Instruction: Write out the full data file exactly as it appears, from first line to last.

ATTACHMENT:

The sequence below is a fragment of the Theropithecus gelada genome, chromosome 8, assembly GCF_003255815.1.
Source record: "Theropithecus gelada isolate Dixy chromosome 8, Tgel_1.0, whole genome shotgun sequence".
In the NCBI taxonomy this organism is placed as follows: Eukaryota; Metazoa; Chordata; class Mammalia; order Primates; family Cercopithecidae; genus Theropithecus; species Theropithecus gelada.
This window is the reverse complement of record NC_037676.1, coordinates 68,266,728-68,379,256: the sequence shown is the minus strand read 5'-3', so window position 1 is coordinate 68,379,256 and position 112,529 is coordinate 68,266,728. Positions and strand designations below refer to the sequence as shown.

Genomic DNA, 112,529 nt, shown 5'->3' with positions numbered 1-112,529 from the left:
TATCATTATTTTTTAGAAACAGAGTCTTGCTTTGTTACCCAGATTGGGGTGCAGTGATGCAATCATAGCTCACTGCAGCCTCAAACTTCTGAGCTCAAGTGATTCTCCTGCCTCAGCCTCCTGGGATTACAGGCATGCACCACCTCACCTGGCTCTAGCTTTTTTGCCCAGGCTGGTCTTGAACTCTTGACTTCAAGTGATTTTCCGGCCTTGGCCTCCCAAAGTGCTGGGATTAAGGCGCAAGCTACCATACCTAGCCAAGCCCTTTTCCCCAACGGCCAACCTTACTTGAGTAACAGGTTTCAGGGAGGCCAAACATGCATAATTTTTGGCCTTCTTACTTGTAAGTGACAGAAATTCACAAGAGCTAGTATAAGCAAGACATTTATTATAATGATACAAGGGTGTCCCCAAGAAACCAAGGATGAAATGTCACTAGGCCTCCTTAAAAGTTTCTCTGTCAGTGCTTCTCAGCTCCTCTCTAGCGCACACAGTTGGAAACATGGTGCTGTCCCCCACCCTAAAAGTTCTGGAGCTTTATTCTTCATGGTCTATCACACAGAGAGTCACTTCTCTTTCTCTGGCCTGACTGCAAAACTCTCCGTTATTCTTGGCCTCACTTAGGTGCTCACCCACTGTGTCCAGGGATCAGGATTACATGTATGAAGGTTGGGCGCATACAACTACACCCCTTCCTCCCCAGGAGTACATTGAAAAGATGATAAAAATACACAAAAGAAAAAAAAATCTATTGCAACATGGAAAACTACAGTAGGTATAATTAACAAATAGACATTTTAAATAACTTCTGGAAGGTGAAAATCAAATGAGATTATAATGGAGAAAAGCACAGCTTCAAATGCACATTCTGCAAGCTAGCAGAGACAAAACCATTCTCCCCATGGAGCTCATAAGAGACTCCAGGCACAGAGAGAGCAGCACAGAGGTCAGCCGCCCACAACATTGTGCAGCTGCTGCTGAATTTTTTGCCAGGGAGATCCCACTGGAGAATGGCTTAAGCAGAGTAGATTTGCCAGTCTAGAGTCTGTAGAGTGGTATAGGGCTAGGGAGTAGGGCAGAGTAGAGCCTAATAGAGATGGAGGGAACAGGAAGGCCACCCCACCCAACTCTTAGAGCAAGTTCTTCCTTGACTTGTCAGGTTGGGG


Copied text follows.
The sequence below is a fragment of the Theropithecus gelada genome, chromosome 8, assembly GCF_003255815.1.
Source record: "Theropithecus gelada isolate Dixy chromosome 8, Tgel_1.0, whole genome shotgun sequence".
In the NCBI taxonomy this organism is placed as follows: Eukaryota; Metazoa; Chordata; class Mammalia; order Primates; family Cercopithecidae; genus Theropithecus; species Theropithecus gelada.
This window is the reverse complement of record NC_037676.1, coordinates 68,266,728-68,379,256: the sequence shown is the minus strand read 5'-3', so window position 1 is coordinate 68,379,256 and position 112,529 is coordinate 68,266,728. Positions and strand designations below refer to the sequence as shown.

Genomic DNA, 112,529 nt, shown 5'->3' with positions numbered 1-112,529 from the left:
TATCATTATTTTTTAGAAACAGAGTCTTGCTTTGTTACCCAGATTGGGGTGCAGTGATGCAATCATAGCTCACTGCAGCCTCAAACTTCTGAGCTCAAGTGATTCTCCTGCCTCAGCCTCCTGGGATTACAGGCATGCACCACCTCACCTGGCTCTAGCTTTTTTGCCCAGGCTGGTCTTGAACTCTTGACTTCAAGTGATTTTCCGGCCTTGGCCTCCCAAAGTGCTGGGATTAAGGCGCAAGCTACCATACCTAGCCAAGCCCTTTTCCCCAACGGCCAACCTTACTTGAGTAACAGGTTTCAGGGAGGCCAAACATGCATAATTTTTGGCCTTCTTACTTGTAAGTGACAGAAATTCACAAGAGCTAGTATAAGCAAGACATTTATTATAATGATACAAGGGTGTCCCCAAGAAACCAAGGATGAAATGTCACTAGGCCTCCTTAAAAGTTTCTCTGTCAGTGCTTCTCAGCTCCTCTCTAGCGCACACAGTTGGAAACATGGTGCTGTCCCCCACCCTAAAAGTTCTGGAGCTTTATTCTTCATGGTCTATCACACAGAGAGTCACTTCTCTTTCTCTGGCCTGACTGCAAAACTCTCCGTTATTCTTGGCCTCACTTAGGTGCTCACCCACTGTGTCCAGGGATCAGGATTACATGTATGAAGGTTGGGCGCATACAACTACACCCCTTCCTCCCCAGGAGTACATTGAAAAGATGATAAAAATACACAAAAGAAAAAAAAATCTATTGCAACATGGAAAACTACAGTAGGTATAATTAACAAATAGACATTTTAAATAACTTCTGGAAGGTGAAAATCAAATGAGATTATAATGGAGAAAAGCACAGCTTCAAATGCACATTCTGCAAGCTAGCAGAGACAAAACCATTCTCCCCATGGAGCTCATAAGAGACTCCAGGCACAGAGAGAGCAGCACAGAGGTCAGCCGCCCACAACATTGTGCAGCTGCTGCTGAATTTTTTGCCAGGGAGATCCCACTGGAGAATGGCTTAAGCAGAGTAGATTTGCCAGTCTAGAGTCTGTAGAGTGGTATAGGGCTAGGGAGTAGGGCAGAGTAGAGCCTAATAGAGATGGAGGGAACAGGAAGGCCACCCCACCCAACTCTTAGAGCAAGTTCTTCCTTGACTTGTCAGGTTGGGG